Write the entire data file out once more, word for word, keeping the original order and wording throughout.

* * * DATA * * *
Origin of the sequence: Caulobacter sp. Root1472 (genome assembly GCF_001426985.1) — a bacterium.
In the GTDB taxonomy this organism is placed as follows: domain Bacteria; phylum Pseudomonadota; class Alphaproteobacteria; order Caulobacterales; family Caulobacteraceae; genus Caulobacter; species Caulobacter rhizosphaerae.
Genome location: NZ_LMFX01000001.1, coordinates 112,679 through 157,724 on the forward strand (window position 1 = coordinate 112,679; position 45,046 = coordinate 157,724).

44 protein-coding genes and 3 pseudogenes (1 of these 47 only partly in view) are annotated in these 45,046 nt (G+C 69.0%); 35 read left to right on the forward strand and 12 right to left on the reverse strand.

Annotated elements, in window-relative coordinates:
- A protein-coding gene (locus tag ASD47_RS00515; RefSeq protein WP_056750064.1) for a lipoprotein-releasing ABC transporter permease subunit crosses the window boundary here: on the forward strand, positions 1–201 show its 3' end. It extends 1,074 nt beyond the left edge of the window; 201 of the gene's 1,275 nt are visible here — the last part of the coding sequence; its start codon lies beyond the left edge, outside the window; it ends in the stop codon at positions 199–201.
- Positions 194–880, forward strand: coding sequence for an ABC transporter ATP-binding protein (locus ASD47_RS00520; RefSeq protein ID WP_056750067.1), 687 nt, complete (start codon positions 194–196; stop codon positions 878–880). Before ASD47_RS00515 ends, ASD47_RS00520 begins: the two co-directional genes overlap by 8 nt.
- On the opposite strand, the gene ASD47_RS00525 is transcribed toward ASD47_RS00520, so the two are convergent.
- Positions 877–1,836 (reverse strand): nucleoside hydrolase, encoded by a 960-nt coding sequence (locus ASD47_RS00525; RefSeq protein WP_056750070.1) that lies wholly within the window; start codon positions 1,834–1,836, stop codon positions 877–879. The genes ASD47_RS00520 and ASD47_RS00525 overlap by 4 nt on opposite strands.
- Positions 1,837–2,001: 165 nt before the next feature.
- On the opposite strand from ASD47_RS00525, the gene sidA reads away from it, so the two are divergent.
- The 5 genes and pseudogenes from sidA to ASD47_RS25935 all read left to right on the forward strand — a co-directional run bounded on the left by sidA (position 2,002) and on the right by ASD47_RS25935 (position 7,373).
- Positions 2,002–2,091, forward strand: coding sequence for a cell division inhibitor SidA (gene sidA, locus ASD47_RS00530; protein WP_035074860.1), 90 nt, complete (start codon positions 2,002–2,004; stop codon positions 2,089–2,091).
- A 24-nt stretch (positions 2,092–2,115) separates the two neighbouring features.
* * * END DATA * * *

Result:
Origin of the sequence: Caulobacter sp. Root1472 (genome assembly GCF_001426985.1) — a bacterium.
In the GTDB taxonomy this organism is placed as follows: domain Bacteria; phylum Pseudomonadota; class Alphaproteobacteria; order Caulobacterales; family Caulobacteraceae; genus Caulobacter; species Caulobacter rhizosphaerae.
Genome location: NZ_LMFX01000001.1, coordinates 112,679 through 157,724 on the forward strand (window position 1 = coordinate 112,679; position 45,046 = coordinate 157,724).

44 protein-coding genes and 3 pseudogenes (1 of these 47 only partly in view) are annotated in these 45,046 nt (G+C 69.0%); 35 read left to right on the forward strand and 12 right to left on the reverse strand.

Annotated elements, in window-relative coordinates:
- A protein-coding gene (locus tag ASD47_RS00515; RefSeq protein WP_056750064.1) for a lipoprotein-releasing ABC transporter permease subunit crosses the window boundary here: on the forward strand, positions 1–201 show its 3' end. It extends 1,074 nt beyond the left edge of the window; 201 of the gene's 1,275 nt are visible here — the last part of the coding sequence; its start codon lies beyond the left edge, outside the window; it ends in the stop codon at positions 199–201.
- Positions 194–880, forward strand: coding sequence for an ABC transporter ATP-binding protein (locus ASD47_RS00520; RefSeq protein ID WP_056750067.1), 687 nt, complete (start codon positions 194–196; stop codon positions 878–880). Before ASD47_RS00515 ends, ASD47_RS00520 begins: the two co-directional genes overlap by 8 nt.
- On the opposite strand, the gene ASD47_RS00525 is transcribed toward ASD47_RS00520, so the two are convergent.
- Positions 877–1,836 (reverse strand): nucleoside hydrolase, encoded by a 960-nt coding sequence (locus ASD47_RS00525; RefSeq protein WP_056750070.1) that lies wholly within the window; start codon positions 1,834–1,836, stop codon positions 877–879. The genes ASD47_RS00520 and ASD47_RS00525 overlap by 4 nt on opposite strands.
- Positions 1,837–2,001: 165 nt before the next feature.
- On the opposite strand from ASD47_RS00525, the gene sidA reads away from it, so the two are divergent.
- The 5 genes and pseudogenes from sidA to ASD47_RS25935 all read left to right on the forward strand — a co-directional run bounded on the left by sidA (position 2,002) and on the right by ASD47_RS25935 (position 7,373).
- Positions 2,002–2,091, forward strand: coding sequence for a cell division inhibitor SidA (gene sidA, locus ASD47_RS00530; protein WP_035074860.1), 90 nt, complete (start codon positions 2,002–2,004; stop codon positions 2,089–2,091).
- A 24-nt stretch (positions 2,092–2,115) separates the two neighbouring features.